Thursday, December 01, 2005

Who Should Be Remembered?

North Carolina death row inmate Kenneth Lee Boyd is scheduled to be executed in about 15 hours for two murders he committed in 1988. He would become the 1,000th prisoner executed since the reinstatement of the death penalty in 1976. The AP story by reporter Estes Thompson contains the following quote from Boyd, about being the thousandth execution:

"I'd hate to be remembered as that," Boyd told The Associated Press in a prison interview Wednesday. "I don't like the idea of being picked as a number."
He's worried about being remembered in such an infamous way. Apparently he isn't worried about being a killer, just being a noted execution number. He shouldn't be remembered at all. Still, the article, and the killer himself, focus on the sad notoriety of his time of execution.

What bothers me about all this, especially the AP article, is the idea of remembrance. There is no single mention, no remembrance, of Boyd's victims. They are the names people should remember. Not only does Estes not mention them, the crime itself is barely referenced.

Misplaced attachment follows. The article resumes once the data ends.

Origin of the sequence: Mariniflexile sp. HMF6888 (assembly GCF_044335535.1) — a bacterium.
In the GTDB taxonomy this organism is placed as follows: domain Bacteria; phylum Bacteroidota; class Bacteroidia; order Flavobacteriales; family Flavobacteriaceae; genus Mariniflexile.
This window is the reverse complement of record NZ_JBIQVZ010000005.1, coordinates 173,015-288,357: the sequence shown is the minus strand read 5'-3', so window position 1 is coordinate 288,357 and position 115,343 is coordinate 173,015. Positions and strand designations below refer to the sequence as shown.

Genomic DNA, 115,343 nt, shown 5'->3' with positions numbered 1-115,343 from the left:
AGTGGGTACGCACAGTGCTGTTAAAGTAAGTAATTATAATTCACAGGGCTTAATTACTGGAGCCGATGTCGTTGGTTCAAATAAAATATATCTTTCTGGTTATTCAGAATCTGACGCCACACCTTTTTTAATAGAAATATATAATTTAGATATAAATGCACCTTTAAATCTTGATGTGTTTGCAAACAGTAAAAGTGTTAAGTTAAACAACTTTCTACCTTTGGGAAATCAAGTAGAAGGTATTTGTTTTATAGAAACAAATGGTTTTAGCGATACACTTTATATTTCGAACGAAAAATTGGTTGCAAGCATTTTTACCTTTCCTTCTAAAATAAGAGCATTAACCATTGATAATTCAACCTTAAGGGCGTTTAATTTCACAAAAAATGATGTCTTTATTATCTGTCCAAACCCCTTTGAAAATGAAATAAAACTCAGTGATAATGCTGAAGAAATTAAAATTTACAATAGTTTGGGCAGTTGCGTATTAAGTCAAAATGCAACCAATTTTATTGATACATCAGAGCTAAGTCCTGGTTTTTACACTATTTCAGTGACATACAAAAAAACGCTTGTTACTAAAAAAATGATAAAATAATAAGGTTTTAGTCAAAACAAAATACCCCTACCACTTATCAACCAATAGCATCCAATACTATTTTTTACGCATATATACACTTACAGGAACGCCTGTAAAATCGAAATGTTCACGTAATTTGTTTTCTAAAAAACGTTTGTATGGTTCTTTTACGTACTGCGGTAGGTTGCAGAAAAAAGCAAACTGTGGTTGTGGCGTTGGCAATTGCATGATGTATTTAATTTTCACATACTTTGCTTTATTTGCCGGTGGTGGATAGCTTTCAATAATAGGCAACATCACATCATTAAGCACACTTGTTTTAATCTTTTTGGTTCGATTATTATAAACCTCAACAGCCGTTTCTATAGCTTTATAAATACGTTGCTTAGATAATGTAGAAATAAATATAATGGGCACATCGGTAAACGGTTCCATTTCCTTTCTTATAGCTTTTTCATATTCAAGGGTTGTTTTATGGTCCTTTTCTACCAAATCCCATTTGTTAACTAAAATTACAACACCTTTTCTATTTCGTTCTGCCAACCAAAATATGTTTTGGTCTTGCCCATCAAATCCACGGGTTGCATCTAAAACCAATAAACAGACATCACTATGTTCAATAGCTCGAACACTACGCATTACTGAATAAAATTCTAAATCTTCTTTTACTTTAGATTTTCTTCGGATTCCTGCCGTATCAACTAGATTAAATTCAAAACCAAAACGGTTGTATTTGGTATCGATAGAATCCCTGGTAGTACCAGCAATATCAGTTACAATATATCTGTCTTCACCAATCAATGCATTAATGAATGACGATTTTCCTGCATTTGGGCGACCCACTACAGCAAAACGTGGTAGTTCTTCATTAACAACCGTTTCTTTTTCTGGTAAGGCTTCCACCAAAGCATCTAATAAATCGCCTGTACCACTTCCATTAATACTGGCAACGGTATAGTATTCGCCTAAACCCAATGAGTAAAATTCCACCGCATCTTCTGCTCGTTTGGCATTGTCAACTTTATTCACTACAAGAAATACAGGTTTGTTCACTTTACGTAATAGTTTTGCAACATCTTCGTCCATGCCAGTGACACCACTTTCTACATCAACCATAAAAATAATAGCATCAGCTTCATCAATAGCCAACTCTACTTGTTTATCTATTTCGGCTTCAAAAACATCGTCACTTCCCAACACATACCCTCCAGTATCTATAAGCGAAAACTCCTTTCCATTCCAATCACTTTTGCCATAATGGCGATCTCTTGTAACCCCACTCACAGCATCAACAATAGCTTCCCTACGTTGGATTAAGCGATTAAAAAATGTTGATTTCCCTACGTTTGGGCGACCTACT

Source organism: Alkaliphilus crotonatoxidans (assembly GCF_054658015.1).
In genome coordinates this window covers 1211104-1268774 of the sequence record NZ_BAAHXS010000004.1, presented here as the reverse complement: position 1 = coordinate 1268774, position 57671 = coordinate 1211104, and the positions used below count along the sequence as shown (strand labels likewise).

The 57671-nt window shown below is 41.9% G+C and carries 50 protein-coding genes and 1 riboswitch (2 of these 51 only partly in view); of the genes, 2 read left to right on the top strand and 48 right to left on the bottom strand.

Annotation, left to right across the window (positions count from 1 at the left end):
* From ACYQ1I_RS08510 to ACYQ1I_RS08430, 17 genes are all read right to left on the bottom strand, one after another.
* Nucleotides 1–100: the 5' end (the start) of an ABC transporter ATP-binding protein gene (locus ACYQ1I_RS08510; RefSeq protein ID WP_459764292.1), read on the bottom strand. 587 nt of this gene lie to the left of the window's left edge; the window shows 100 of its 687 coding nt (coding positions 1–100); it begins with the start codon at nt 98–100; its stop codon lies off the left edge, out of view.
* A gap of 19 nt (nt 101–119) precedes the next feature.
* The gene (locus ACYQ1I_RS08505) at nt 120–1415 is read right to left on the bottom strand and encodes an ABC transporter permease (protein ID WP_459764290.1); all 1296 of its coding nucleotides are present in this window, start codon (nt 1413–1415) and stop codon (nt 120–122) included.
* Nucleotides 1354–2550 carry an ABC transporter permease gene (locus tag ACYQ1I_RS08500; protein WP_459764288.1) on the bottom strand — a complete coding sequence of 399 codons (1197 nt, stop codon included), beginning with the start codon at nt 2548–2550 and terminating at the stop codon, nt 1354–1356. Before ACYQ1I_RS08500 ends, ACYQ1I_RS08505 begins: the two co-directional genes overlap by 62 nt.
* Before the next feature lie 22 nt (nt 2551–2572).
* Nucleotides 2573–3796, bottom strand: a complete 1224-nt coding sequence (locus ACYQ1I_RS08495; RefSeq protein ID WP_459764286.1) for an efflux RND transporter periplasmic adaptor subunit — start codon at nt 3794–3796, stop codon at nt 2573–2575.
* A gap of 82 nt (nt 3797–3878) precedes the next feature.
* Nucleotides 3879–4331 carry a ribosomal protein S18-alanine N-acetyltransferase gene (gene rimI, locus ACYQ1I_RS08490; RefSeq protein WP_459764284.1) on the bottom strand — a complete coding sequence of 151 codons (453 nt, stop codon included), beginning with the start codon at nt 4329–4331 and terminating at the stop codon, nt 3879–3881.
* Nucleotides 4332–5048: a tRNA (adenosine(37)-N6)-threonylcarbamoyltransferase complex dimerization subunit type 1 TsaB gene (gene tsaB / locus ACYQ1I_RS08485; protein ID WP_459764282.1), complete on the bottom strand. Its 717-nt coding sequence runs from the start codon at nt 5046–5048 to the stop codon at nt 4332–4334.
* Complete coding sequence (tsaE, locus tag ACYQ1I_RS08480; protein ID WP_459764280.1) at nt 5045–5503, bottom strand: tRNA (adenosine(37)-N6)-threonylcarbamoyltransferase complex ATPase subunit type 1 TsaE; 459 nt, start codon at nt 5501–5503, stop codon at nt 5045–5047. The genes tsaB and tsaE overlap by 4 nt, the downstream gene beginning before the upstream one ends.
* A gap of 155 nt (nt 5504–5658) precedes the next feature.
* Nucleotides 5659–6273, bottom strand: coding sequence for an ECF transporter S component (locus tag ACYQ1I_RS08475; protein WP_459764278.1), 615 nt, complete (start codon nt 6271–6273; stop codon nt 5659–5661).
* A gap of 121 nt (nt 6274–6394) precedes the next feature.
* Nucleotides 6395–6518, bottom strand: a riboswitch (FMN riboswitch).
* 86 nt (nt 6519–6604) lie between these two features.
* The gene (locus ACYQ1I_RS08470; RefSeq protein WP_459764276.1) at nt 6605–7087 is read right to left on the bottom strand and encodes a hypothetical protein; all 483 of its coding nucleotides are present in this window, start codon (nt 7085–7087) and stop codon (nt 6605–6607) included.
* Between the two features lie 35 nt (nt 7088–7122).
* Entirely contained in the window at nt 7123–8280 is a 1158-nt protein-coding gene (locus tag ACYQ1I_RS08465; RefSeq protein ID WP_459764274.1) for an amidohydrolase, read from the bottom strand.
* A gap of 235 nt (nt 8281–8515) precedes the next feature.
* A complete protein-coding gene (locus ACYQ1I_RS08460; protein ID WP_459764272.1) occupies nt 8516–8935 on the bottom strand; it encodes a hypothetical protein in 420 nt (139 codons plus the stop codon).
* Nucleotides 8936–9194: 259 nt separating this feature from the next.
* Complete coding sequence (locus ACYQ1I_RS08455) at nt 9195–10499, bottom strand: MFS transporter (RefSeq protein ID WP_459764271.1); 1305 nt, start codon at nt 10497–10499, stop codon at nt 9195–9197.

"Unless they intervene, 57-year-old Kenneth Lee Boyd will be put to death by injection at 2 a.m. Friday, earning a man who shot and killed his estranged wife and her father an infamous place in American history."
That's it, the only reference to the man's evil. Here is what Estes Thompson felt wasn't germane to the story, courtesy
On March 4, 1988 Boyd entered the home of his estranged wife's father, Thomas Dillard Curry, where his wife and children were then living, and shot and killed both his wife, Julie Curry Boyd, and her father with a .357 Magnum pistol. The shootings were committed in the presence of his own children--13, 12 and 10.
In Boyd's own words, he described what happened:
"I walked to the back door and opened it. It was unlocked. As I walked in, I saw a silhouette that I believe was Dillard... I pulled the gun out and started shooting. I think I shot Dillard one time and he fell. Then I walked past him and into the kitchen and living room area. The whole time I was pointing and shooting. Then I saw another silhouette that I believe was Julie come out of the bedroom. I shot again, probably several times. Then I reloaded my gun. I dropped the empty shell casings onto the floor. As I reloaded, I heard someone groan, Julie I guess. I turned and aimed, shooting again... I kept pointing and shooting at anything that moved."
AP writer Thompson might not see fit to mention the victims, but they are the ones who should be remembered. Their story should be told, not their killer's.